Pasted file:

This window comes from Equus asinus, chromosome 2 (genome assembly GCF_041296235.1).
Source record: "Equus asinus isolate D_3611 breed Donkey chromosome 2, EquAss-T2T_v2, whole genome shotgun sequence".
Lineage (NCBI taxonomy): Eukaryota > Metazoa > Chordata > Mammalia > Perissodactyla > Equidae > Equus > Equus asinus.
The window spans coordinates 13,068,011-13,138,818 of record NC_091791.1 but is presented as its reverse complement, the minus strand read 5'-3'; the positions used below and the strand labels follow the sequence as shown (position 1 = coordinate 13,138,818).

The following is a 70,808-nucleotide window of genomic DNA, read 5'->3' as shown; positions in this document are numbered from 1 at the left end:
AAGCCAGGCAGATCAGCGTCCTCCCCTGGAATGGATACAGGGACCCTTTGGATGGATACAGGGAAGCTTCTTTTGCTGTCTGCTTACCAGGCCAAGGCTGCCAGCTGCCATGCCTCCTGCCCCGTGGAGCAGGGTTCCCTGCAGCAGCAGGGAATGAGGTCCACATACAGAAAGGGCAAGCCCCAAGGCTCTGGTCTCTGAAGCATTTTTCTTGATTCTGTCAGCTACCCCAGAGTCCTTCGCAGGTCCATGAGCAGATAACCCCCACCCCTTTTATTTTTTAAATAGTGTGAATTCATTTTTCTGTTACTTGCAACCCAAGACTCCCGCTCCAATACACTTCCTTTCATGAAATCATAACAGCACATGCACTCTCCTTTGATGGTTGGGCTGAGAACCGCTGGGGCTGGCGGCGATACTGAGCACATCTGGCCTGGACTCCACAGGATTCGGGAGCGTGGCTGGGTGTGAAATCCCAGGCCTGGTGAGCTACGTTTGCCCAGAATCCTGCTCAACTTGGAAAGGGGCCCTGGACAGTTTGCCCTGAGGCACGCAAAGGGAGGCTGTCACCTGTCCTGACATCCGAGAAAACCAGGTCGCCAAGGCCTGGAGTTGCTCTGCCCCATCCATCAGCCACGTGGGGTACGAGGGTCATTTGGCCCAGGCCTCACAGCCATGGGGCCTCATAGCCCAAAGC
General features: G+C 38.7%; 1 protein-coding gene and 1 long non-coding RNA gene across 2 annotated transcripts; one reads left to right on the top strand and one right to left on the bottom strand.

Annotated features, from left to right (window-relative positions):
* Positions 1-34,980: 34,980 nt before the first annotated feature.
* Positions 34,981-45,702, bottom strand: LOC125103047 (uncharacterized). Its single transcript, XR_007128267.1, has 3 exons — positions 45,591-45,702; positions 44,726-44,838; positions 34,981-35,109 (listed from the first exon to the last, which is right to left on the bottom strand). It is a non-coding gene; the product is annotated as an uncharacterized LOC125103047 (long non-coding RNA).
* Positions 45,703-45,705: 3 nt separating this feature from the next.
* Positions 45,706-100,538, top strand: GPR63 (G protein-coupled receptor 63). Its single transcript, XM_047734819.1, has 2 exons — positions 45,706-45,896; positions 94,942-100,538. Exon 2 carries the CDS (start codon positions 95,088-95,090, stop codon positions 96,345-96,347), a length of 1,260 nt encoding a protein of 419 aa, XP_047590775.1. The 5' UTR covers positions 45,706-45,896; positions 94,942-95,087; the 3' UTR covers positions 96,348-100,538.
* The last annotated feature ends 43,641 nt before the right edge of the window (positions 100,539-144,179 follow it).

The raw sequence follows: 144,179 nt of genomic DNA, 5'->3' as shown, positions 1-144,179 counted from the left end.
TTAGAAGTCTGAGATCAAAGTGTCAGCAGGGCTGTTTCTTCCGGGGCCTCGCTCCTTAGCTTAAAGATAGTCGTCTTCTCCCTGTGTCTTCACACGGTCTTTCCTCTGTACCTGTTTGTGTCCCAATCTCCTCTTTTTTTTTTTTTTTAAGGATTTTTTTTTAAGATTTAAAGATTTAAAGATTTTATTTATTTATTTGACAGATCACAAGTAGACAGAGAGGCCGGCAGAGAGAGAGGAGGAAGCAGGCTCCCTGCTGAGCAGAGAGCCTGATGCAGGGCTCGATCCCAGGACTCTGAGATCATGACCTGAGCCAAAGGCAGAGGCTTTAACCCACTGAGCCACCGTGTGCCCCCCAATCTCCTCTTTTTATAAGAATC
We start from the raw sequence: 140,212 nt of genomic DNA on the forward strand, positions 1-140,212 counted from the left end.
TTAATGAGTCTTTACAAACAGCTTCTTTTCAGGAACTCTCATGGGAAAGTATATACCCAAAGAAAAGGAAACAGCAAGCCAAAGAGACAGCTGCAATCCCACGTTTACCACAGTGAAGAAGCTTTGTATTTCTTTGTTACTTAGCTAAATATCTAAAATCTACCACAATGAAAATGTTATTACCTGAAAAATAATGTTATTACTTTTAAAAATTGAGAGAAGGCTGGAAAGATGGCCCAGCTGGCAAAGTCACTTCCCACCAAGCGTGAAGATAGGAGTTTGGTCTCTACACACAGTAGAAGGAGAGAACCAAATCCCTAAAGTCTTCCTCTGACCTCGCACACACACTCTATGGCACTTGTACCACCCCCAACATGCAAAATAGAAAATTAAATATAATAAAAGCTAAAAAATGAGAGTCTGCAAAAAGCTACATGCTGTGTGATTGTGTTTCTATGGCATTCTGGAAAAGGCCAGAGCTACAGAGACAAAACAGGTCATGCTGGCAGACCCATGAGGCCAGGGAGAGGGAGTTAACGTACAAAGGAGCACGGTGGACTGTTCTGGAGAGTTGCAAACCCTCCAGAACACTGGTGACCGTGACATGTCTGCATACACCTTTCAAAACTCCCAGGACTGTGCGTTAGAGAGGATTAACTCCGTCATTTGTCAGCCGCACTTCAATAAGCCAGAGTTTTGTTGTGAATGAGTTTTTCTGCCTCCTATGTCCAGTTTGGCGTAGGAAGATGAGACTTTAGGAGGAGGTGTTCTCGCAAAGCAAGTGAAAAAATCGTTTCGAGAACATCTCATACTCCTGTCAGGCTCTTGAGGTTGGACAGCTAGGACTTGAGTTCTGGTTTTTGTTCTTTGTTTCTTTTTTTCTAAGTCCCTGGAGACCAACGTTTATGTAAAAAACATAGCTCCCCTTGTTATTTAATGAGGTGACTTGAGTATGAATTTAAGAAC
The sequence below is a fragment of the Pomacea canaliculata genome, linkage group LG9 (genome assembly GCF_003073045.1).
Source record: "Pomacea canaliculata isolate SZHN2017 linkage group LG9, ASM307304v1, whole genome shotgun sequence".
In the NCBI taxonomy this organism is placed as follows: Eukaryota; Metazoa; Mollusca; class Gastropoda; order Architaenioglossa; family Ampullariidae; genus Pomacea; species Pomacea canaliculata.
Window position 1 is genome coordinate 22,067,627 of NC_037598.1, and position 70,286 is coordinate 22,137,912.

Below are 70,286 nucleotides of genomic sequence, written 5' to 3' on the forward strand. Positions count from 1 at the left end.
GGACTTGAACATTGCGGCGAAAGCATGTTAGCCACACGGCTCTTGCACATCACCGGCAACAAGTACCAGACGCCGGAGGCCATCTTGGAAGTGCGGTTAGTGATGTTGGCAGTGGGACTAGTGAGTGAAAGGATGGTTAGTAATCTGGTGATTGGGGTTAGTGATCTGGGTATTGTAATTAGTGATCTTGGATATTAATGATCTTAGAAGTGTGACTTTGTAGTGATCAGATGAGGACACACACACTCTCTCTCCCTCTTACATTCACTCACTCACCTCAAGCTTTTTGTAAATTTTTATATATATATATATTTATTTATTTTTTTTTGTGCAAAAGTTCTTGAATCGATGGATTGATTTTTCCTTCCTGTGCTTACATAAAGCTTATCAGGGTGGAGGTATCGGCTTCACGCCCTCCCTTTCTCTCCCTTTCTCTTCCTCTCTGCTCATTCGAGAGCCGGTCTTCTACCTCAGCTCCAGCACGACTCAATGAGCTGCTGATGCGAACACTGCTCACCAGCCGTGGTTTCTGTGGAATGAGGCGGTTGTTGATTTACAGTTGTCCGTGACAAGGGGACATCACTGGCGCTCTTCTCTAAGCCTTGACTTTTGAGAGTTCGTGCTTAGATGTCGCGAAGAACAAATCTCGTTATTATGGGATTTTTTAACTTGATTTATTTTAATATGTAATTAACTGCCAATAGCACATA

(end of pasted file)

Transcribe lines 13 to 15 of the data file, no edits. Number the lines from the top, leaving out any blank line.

* The last annotated feature ends 43,641 nt before the right edge of the window (positions 100,539-144,179 follow it).

The raw sequence follows: 144,179 nt of genomic DNA, 5'->3' as shown, positions 1-144,179 counted from the left end.
TTAGAAGTCTGAGATCAAAGTGTCAGCAGGGCTGTTTCTTCCGGGGCCTCGCTCCTTAGCTTAAAGATAGTCGTCTTCTCCCTGTGTCTTCACACGGTCTTTCCTCTGTACCTGTTTGTGTCCCAATCTCCTCTTTTTTTTTTTTTTTAAGGATTTTTTTTTAAGATTTAAAGATTTAAAGATTTTATTTATTTATTTGACAGATCACAAGTAGACAGAGAGGCCGGCAGAGAGAGAGGAGGAAGCAGGCTCCCTGCTGAGCAGAGAGCCTGATGCAGGGCTCGATCCCAGGACTCTGAGATCATGACCTGAGCCAAAGGCAGAGGCTTTAACCCACTGAGCCACCGTGTGCCCCCCAATCTCCTCTTTTTATAAGAATC